Throughout the course of this meeting six major issues were discussed, the first of which was a report by the Chief of Police regarding recent crimes in the neighborhood.  The Chief of Police highlight a recent series of break-ins, robberies, a pig’s head being left at the doorstep of a resident, and remarks about deportations written in chalk on Linda Avenue. In response to the series of break-ins and robberies the Chief of Police assured the citizens that they review their patrolling patterns and devise a cohesive plan.  After a short investigation, the police discovered that the pig’s head was meant for another former resident as a joke.  The police have no further leads on the remarks written on Linda Avenue, though this leaves troubling thoughts in my mind as a resident of Piedmont living on Linda Avenue.  It deeply troubles me that someone living in what I viewed as an inclusive environment could justify in any way using language regarding deportation.  Even more troubling is its proximity to Beach Elementary School where the language used could show younger children that what was said was socially acceptable.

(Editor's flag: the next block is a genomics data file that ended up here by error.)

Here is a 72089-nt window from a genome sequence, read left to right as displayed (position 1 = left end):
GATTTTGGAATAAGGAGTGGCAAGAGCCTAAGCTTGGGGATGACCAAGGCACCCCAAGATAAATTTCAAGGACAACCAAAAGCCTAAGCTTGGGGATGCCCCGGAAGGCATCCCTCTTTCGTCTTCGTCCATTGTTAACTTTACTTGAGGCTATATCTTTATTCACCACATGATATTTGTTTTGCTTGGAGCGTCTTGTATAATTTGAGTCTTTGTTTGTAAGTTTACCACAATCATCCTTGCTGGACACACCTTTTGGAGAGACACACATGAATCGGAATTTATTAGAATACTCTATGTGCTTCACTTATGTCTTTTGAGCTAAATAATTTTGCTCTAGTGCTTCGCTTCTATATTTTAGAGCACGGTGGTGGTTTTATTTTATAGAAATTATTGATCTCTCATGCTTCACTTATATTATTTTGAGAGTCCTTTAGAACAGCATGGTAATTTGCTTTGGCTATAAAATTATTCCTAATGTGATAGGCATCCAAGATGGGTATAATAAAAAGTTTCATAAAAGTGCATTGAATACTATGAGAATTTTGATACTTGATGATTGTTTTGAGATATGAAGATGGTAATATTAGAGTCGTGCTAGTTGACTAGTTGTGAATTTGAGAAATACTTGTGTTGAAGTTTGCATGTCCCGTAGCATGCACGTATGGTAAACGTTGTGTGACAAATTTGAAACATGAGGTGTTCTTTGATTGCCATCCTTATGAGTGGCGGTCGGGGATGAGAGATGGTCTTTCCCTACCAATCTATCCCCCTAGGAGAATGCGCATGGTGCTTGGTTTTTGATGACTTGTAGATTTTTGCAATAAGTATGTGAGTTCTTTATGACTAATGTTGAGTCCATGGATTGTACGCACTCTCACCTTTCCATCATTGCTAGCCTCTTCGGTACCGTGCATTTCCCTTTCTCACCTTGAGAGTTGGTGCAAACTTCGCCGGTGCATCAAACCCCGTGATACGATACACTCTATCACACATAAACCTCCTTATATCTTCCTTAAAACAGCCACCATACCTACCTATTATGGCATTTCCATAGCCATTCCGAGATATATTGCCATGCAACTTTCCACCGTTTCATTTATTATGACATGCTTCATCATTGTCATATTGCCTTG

The second issue discussed was the consideration of a fee waiver request for the residence of 42 Craig Avenue.  The residents received a design review which lasted for twelve months, after which it would become void.  After twelve months and the review becoming void the claim was submitted by the residents in addition to a request for the payment required for the submission to be waived.  The City Council ruled that the second fee would not be waived as the work done to clear the waiver needed to be paid for even though the work had already been done in the past.